Night splints. Your physical therapist or doctor may recommend wearing a splint that stretches your calf and the arch of your foot while you sleep. This holds the plantar fascia and Achilles tendon in a lengthened position overnight and facilitates stretching.
Orthotics. Your doctor may prescribe off-the-shelf heel cups, cushions or custom-fitted arch supports (orthotics) to help distribute pressure to your feet more evenly.
Surgical or other procedures
When more-conservative measures aren’t working, your doctor might recommend:
Steroid shots. Injecting a type of steroid medication into the tender area can provide temporary pain relief. Multiple injections aren’t recommended because they can weaken your plantar fascia and possibly cause it to rupture, as well as shrink the fat pad covering your heel bone.
Extracorporeal shock wave therapy. In this procedure, sound waves are directed at the area of heel pain to stimulate healing. It’s usually used for chronic plantar fasciitis that hasn’t responded to more-conservative treatments. This procedure may cause bruises, swelling, pain, numbness or tingling and has not been shown to be consistently effective.
Surgery. Few people need surgery to detach the plantar fascia from the heel bone. It’s generally an option only when the pain is severe and all else fails. Side effects include a weakening of the arch in your foot.
Lifestyle and Home Remedies
To reduce the pain of plantar fasciitis, try these self-care tips:
Maintain a healthy weight. This minimizes the stress on your plantar fascia.
Choose supportive shoes. Avoid high heels. Buy shoes with a low to moderate heel, good arch support and shock absorbency. Don’t go barefoot, especially on hard surfaces.
Don’t wear worn-out athletic shoes. Replace your old athletic shoes before they stop supporting and cushioning your feet. If you’re a runner, buy new shoes after about 500 miles of use.
Change your sport. Try a low-impact sport, such as swimming or bicycling, instead of walking or jogging.
Apply ice. Hold a cloth-covered ice pack over the area of pain for 15 to 20 minutes three or four times a day or after activity. Or try ice massage. Freeze a water-filled paper cup and roll it over the site of discomfort for about five to seven minutes. Regular ice massage can help reduce pain and inflammation.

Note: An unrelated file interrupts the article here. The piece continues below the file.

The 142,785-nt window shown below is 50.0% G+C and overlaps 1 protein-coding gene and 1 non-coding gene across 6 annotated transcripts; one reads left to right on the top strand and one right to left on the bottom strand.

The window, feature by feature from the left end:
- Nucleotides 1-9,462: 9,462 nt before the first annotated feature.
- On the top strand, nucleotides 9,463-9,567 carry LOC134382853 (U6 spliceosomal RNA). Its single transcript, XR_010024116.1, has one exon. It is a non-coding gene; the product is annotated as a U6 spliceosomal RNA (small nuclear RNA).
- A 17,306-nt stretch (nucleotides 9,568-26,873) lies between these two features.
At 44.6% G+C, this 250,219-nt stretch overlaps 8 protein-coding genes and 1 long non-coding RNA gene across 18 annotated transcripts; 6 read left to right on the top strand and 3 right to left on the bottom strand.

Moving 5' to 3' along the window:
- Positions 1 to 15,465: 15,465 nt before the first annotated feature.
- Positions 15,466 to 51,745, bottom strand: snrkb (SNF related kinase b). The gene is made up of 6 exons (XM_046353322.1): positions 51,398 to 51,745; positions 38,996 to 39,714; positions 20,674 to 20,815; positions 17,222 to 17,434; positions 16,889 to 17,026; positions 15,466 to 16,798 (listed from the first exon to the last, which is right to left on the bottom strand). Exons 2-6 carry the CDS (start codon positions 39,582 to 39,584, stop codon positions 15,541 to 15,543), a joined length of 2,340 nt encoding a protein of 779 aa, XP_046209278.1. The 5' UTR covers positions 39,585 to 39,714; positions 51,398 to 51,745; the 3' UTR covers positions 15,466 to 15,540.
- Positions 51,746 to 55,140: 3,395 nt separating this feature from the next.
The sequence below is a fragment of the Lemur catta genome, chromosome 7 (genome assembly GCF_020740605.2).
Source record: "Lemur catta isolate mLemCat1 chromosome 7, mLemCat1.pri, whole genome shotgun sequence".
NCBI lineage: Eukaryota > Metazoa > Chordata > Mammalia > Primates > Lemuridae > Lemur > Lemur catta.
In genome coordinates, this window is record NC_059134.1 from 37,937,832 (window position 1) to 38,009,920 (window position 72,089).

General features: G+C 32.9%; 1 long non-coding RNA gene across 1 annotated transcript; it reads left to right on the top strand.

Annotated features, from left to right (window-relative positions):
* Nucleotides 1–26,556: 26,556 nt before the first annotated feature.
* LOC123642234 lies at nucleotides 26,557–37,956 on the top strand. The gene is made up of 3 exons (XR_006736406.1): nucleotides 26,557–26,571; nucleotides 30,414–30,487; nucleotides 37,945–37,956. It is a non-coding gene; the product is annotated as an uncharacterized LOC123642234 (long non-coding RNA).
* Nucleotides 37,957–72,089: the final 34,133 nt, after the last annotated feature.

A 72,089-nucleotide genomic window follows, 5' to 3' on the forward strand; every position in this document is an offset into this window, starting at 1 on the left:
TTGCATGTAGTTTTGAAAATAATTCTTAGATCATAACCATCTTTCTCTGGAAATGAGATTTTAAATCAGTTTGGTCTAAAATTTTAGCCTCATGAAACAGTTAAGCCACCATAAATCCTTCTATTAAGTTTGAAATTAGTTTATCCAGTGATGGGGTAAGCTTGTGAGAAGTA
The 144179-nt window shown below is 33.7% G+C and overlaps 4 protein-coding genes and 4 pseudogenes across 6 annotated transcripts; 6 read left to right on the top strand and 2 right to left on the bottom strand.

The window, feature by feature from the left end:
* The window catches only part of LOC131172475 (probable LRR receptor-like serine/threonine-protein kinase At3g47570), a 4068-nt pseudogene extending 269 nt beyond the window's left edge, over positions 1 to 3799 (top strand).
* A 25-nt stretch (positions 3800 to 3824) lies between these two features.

Stretch your arches. Simple home exercises can stretch your plantar fascia, Achilles tendon and calf muscles.
In Addition My Clients Recommend the Following:
Here are some other suggestions given from a Facebook post I started on this.
The Graston technique (several recommend this – see a chiropractor )
Orthaheel vionic shoes, sandals and sneakers (highly recommended by several)
I taped my foot for well over a year and wore good inserts. That with stretching, massage and icing finally got it to heal. Special hard orthotic insoles from my podiatrist and switching to wearing Dansko shoes and Orthaheels sandals (now called Vionic)
A Doctor of Physical Therapy client of mine says …
Please, please, please, wear good supportive shoes. Luckily, shoe companies have gotten on board and designed some good looking shoes (ones that don’t look like shoes your Grandma wore) that are supportive. Flip flops are NOT supportive shoes. There is an orthopedic flip flop of sorts called Orthaheel which aren’t bad and have a big arch support (too much for some people). The flip flops that are really bad are the thin little ones that are really cheap in the store.
For the summer, Teva, Alegria, Naot and some Clarks are good sandal options. Don’t walk barefoot in the house – especially if you have hardwood floors. I have a pair of supportive slippers/sandals that I only wear in the house.
I use slipper/clogs made by Europedica and ordered them from FootSmart.com Another brand I like is Teva – they are really a sporty sandal for outside, but I have had patients purchase them to be used inside the house and could be worn with socks in cooler weather. They are velcro adjustable. I use those for sandals in the summer.
You can also freeze water in a water bottle and put your foot on top of it and roll it with some pressure – kind of a hurts so good type of thing. Most importantly, if you are unable to get the pain to subside within 3-4 weeks, please seek out a PT. There are things we can do to help resolve the pain.
Losing weight has helped big time. Finding and consistently using beneficial stretches is a must. Avoiding high impact activity until completely healed is important. Never going barefoot, always having a well fitted, arch supported shoe and house-shoe. I also bought a home use ultrasound therapy device that I believe helps, if used on a regular basis. I bought mine several years ago from MendMeShop. I see a similar one at the following: UltrasoundCure.com. It’s called the Xyliss Ultrasound Pain Therapy Rocore Thermal Systems
Take those cheap inserts out of your athletic shoes and replace them with GREEN Superfeet. I had plantar fasciitis for two years. Tried everything including cortisone shots. What finally helped resolve it was using GREEN Superfeet cushioned insert in my shoes. Sure enough… I’ve never had any problem since.